The progression toward Ashtanga was a natural one then, from my interest in an Ashtanga-based vinyasa style. I guess after awhile, I was craving something that was less of a "dance", something that had more structure. And luckily, New York Yoga hired MaryBeth Garutti to teach a led primary class. Through MB, I discovered wonderful things about Ashtanga. When I didn't understand WHY the system was structured as it was, she helped me to understand and to work through it more effectively. For example, I couldn't understand why Ardha Baddha Padmotannasana came AFTER Uttita Hasta Padangusthasana, since the latter made my hips feel tight, and yet the former required very soft, flexible hips...and she helped me to understand why and helped me to focus on softening in Uttita Hasta Padangusthasana, instead of hardening. When I was attached to the heat of the room, she was patient and non-judgemental, which helped me more than ANYTHING to disengage from the attachment.

MB encouraged me to seek out a Mysore practice, and I did, first meeting Eddie Stern at SKPJ's Puck Building extravaganza and getting his OK to practice at his shala (it really didn't take much to get his ok - all I had to do was meet him and tell him I wanted to practice Ashtanga in a Mysore room, truth be told). I then went to the shala a couple of days later and met Barry Silver, one of the teachers there, who was subbing for Sarah Plumer's 11 a.m. session. I observed that first day, and then I came back the next day to practice with Sarah. I LOVED that shala, its warmth, its golden walls, its feel, its smell, its inexplicable energy, and I quite liked Sarah too, who had a soft and gentle manner but a firm authority, which I needed.

The next day was Saturday, and all day, I couldn't wait for Sunday at 7:30 a.m., when I could go back. Well, guess what? I made my way down there, and the place was closed for a workshop with the Ayurvedic Physicican, Robert Svaboda. As I sat there on the steps with two others who came by mistake, I decided to go to Guy's shala, where there was a Mysore practice starting at 8:30 (doors open at 8:15).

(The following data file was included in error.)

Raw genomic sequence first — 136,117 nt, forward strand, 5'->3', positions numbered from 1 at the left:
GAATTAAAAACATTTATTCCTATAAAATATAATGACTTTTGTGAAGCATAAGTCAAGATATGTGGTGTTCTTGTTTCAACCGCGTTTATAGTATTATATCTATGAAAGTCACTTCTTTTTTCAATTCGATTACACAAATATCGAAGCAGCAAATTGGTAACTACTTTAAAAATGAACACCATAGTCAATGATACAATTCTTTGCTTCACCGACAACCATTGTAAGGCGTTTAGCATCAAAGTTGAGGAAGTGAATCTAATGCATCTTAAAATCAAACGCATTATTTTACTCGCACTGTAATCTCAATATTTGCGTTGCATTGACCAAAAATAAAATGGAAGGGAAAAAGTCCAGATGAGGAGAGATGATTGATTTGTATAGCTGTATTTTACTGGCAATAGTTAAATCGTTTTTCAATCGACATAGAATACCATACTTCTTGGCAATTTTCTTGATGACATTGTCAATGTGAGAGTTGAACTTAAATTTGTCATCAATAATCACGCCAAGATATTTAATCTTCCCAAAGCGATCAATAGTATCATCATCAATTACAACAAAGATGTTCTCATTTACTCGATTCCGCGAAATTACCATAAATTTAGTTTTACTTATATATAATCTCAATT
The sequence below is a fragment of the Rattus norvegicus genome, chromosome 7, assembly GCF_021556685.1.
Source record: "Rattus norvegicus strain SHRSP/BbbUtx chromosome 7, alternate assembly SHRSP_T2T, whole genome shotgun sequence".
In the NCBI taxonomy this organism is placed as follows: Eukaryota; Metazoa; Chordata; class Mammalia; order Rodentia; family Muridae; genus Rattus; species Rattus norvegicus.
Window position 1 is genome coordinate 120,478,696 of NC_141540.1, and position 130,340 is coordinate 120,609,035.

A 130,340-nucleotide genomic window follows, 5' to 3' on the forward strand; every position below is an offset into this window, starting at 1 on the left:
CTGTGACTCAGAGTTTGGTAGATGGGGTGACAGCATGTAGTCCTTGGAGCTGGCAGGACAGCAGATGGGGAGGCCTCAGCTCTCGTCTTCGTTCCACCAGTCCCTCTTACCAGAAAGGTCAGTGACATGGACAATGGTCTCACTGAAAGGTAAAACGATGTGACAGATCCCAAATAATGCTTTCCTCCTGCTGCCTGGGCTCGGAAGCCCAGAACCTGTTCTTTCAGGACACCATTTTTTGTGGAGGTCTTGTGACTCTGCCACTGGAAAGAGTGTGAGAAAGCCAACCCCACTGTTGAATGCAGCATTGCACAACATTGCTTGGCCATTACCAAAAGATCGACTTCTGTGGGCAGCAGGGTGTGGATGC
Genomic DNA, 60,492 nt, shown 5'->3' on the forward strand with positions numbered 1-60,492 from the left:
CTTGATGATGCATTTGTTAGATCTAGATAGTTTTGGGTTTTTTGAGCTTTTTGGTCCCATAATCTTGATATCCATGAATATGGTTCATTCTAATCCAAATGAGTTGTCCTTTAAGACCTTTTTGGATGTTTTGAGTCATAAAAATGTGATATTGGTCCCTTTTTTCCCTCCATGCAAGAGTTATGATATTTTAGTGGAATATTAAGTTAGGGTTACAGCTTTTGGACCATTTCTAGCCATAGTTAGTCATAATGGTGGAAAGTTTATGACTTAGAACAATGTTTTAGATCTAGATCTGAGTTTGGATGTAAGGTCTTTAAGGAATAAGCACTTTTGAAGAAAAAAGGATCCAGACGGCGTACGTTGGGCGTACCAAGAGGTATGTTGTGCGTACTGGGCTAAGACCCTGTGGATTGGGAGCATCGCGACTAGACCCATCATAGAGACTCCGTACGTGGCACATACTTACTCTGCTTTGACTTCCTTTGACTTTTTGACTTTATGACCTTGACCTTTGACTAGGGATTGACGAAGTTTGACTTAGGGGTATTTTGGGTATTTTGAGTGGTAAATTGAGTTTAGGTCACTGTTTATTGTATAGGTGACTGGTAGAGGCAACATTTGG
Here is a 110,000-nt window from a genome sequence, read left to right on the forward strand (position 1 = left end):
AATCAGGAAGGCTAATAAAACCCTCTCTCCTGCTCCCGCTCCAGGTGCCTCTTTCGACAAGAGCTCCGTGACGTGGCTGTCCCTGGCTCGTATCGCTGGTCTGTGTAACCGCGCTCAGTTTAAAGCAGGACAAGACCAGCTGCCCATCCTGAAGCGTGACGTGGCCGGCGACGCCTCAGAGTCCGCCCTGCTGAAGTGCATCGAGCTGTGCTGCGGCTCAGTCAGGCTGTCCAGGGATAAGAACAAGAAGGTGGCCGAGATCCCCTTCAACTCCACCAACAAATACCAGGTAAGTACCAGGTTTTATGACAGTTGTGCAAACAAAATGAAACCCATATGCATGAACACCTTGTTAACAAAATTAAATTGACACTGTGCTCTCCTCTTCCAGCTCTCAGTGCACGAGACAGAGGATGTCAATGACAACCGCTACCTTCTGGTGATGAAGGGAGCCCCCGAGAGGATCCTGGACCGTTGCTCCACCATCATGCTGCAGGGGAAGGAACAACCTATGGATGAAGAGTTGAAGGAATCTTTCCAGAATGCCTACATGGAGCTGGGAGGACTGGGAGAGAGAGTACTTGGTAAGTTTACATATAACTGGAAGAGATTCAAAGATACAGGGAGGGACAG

Guy was there, and I met him and Lori, but Mark Robberds, from Australia, was teaching and was going to be teaching for the next six weeks. I really liked Mark right away, and Guy convinced me that I ought to commit to a three-day-a-week package. Six days a week was not possible because of my teaching commitments at the time. But I knew I wanted to practice six days a week, so I knew that the other days, I would go to Sarah. In all honesty, I preferred the space at Eddie's, and if you have read my blog up until now, you will already know that I prefer the WAY I practice at Eddie's - something about Sarah or the room or, I don't know. All I know is that I have always felt more calm and focused practicing in that golden space. But I continued to practice primarily at Guy's.

At times I have wondered if what makes me like Sarah so much is that I don't see her that often. I am being REALLY honest here.

Anyway, getting to the end of this way-too-long story, is that in the nearly six months in which I have been practicing Ashtanga nearly exclusively and nearly six-days a week if not six-days-a-week, I have had one consistent led teacher, who I admire and can thank for getting me on the right track, three different teachers at AYS and one teacher at Eddie's. But even though I see Sarah at best, twice a week, she is the one who I see as the over-arching factor. When I practice to Supta Kurmasana at AYS, I feel a bit like a fraud, because I know that Sarah wouldn't have me doing it (which is why I offerred to Guy the option of cutting me back to Navasana or even Mari D). I do not in any way resent that I get the delicious experience of practicing Supta K at Guy's shala. I am THRILLED. But at the same time, in my heart of hearts, I guess I believe that I should be going as slow as Sarah says.